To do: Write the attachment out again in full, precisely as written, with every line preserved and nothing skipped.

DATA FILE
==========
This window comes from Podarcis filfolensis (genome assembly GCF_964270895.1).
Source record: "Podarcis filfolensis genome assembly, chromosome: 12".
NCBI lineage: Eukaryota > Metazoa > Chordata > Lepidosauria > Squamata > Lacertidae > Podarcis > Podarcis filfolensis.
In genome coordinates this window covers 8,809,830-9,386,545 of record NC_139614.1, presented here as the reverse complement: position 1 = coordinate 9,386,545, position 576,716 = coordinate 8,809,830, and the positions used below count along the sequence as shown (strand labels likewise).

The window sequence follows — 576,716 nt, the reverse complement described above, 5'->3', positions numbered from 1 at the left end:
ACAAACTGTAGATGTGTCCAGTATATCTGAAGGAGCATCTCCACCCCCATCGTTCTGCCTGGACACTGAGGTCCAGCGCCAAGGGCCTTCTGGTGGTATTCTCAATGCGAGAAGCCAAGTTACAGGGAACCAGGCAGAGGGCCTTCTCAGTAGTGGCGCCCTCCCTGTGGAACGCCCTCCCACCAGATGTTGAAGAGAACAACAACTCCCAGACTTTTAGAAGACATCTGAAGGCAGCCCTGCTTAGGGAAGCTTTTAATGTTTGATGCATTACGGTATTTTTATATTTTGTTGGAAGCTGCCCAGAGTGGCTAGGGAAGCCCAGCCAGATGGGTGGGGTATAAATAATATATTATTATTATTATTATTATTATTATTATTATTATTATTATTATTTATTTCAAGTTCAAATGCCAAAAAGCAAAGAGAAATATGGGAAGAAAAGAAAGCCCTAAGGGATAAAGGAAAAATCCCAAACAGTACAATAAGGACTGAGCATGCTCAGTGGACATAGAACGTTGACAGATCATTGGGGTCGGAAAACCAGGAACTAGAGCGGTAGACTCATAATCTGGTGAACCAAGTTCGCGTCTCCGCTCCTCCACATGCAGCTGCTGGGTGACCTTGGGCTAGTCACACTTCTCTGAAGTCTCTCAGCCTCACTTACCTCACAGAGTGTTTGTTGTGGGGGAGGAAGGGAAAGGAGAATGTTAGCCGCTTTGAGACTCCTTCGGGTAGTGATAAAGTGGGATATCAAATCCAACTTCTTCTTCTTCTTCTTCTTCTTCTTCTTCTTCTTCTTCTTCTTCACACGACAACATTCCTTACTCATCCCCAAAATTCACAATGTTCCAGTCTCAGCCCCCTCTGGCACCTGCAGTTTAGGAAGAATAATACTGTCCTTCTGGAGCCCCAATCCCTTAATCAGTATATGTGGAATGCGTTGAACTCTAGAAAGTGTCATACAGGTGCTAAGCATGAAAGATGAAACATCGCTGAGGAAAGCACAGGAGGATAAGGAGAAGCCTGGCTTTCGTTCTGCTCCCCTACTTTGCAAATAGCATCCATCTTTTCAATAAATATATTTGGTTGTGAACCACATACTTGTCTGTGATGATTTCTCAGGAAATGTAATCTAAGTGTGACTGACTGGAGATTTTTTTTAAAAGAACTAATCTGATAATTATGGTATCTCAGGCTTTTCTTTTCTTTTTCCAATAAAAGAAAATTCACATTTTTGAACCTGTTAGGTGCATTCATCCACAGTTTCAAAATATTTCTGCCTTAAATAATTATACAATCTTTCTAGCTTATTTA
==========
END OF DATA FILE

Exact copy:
This window comes from Podarcis filfolensis (genome assembly GCF_964270895.1).
Source record: "Podarcis filfolensis genome assembly, chromosome: 12".
NCBI lineage: Eukaryota > Metazoa > Chordata > Lepidosauria > Squamata > Lacertidae > Podarcis > Podarcis filfolensis.
In genome coordinates this window covers 8,809,830-9,386,545 of record NC_139614.1, presented here as the reverse complement: position 1 = coordinate 9,386,545, position 576,716 = coordinate 8,809,830, and the positions used below count along the sequence as shown (strand labels likewise).

The window sequence follows — 576,716 nt, the reverse complement described above, 5'->3', positions numbered from 1 at the left end:
ACAAACTGTAGATGTGTCCAGTATATCTGAAGGAGCATCTCCACCCCCATCGTTCTGCCTGGACACTGAGGTCCAGCGCCAAGGGCCTTCTGGTGGTATTCTCAATGCGAGAAGCCAAGTTACAGGGAACCAGGCAGAGGGCCTTCTCAGTAGTGGCGCCCTCCCTGTGGAACGCCCTCCCACCAGATGTTGAAGAGAACAACAACTCCCAGACTTTTAGAAGACATCTGAAGGCAGCCCTGCTTAGGGAAGCTTTTAATGTTTGATGCATTACGGTATTTTTATATTTTGTTGGAAGCTGCCCAGAGTGGCTAGGGAAGCCCAGCCAGATGGGTGGGGTATAAATAATATATTATTATTATTATTATTATTATTATTATTATTATTATTATTATTTATTTCAAGTTCAAATGCCAAAAAGCAAAGAGAAATATGGGAAGAAAAGAAAGCCCTAAGGGATAAAGGAAAAATCCCAAACAGTACAATAAGGACTGAGCATGCTCAGTGGACATAGAACGTTGACAGATCATTGGGGTCGGAAAACCAGGAACTAGAGCGGTAGACTCATAATCTGGTGAACCAAGTTCGCGTCTCCGCTCCTCCACATGCAGCTGCTGGGTGACCTTGGGCTAGTCACACTTCTCTGAAGTCTCTCAGCCTCACTTACCTCACAGAGTGTTTGTTGTGGGGGAGGAAGGGAAAGGAGAATGTTAGCCGCTTTGAGACTCCTTCGGGTAGTGATAAAGTGGGATATCAAATCCAACTTCTTCTTCTTCTTCTTCTTCTTCTTCTTCTTCTTCTTCTTCTTCACACGACAACATTCCTTACTCATCCCCAAAATTCACAATGTTCCAGTCTCAGCCCCCTCTGGCACCTGCAGTTTAGGAAGAATAATACTGTCCTTCTGGAGCCCCAATCCCTTAATCAGTATATGTGGAATGCGTTGAACTCTAGAAAGTGTCATACAGGTGCTAAGCATGAAAGATGAAACATCGCTGAGGAAAGCACAGGAGGATAAGGAGAAGCCTGGCTTTCGTTCTGCTCCCCTACTTTGCAAATAGCATCCATCTTTTCAATAAATATATTTGGTTGTGAACCACATACTTGTCTGTGATGATTTCTCAGGAAATGTAATCTAAGTGTGACTGACTGGAGATTTTTTTTAAAAGAACTAATCTGATAATTATGGTATCTCAGGCTTTTCTTTTCTTTTTCCAATAAAAGAAAATTCACATTTTTGAACCTGTTAGGTGCATTCATCCACAGTTTCAAAATATTTCTGCCTTAAATAATTATACAATCTTTCTAGCTTATTTA